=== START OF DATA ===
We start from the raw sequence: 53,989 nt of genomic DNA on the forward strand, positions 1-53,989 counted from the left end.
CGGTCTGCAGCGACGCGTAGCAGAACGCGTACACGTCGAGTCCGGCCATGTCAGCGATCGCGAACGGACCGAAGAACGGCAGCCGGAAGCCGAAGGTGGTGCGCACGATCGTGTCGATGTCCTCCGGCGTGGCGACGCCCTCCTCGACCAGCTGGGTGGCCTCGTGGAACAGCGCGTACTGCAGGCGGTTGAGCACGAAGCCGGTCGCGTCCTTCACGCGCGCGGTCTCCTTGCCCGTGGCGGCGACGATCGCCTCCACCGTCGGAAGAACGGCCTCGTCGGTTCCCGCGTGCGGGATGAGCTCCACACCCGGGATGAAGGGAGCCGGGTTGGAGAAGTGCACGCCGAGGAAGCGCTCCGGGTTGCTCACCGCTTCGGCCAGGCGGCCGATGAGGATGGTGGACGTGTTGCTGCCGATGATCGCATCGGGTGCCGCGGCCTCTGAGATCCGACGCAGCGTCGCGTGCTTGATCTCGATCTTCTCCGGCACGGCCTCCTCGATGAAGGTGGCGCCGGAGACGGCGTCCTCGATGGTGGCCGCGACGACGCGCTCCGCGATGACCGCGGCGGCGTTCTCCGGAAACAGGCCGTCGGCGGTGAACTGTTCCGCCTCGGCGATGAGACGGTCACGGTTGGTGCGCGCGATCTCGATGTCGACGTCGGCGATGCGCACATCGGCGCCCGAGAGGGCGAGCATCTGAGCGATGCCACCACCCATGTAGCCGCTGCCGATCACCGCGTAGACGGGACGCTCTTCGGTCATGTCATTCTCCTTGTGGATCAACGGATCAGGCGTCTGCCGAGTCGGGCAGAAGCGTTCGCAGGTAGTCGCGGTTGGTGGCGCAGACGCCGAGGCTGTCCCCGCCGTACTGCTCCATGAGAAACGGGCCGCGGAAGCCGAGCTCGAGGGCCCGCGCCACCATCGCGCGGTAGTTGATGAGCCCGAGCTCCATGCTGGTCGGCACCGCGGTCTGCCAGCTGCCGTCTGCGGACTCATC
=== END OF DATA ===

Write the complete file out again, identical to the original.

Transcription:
We start from the raw sequence: 53,989 nt of genomic DNA on the forward strand, positions 1-53,989 counted from the left end.
CGGTCTGCAGCGACGCGTAGCAGAACGCGTACACGTCGAGTCCGGCCATGTCAGCGATCGCGAACGGACCGAAGAACGGCAGCCGGAAGCCGAAGGTGGTGCGCACGATCGTGTCGATGTCCTCCGGCGTGGCGACGCCCTCCTCGACCAGCTGGGTGGCCTCGTGGAACAGCGCGTACTGCAGGCGGTTGAGCACGAAGCCGGTCGCGTCCTTCACGCGCGCGGTCTCCTTGCCCGTGGCGGCGACGATCGCCTCCACCGTCGGAAGAACGGCCTCGTCGGTTCCCGCGTGCGGGATGAGCTCCACACCCGGGATGAAGGGAGCCGGGTTGGAGAAGTGCACGCCGAGGAAGCGCTCCGGGTTGCTCACCGCTTCGGCCAGGCGGCCGATGAGGATGGTGGACGTGTTGCTGCCGATGATCGCATCGGGTGCCGCGGCCTCTGAGATCCGACGCAGCGTCGCGTGCTTGATCTCGATCTTCTCCGGCACGGCCTCCTCGATGAAGGTGGCGCCGGAGACGGCGTCCTCGATGGTGGCCGCGACGACGCGCTCCGCGATGACCGCGGCGGCGTTCTCCGGAAACAGGCCGTCGGCGGTGAACTGTTCCGCCTCGGCGATGAGACGGTCACGGTTGGTGCGCGCGATCTCGATGTCGACGTCGGCGATGCGCACATCGGCGCCCGAGAGGGCGAGCATCTGAGCGATGCCACCACCCATGTAGCCGCTGCCGATCACCGCGTAGACGGGACGCTCTTCGGTCATGTCATTCTCCTTGTGGATCAACGGATCAGGCGTCTGCCGAGTCGGGCAGAAGCGTTCGCAGGTAGTCGCGGTTGGTGGCGCAGACGCCGAGGCTGTCCCCGCCGTACTGCTCCATGAGAAACGGGCCGCGGAAGCCGAGCTCGAGGGCCCGCGCCACCATCGCGCGGTAGTTGATGAGCCCGAGCTCCATGCTGGTCGGCACCGCGGTCTGCCAGCTGCCGTCTGCGGACTCATC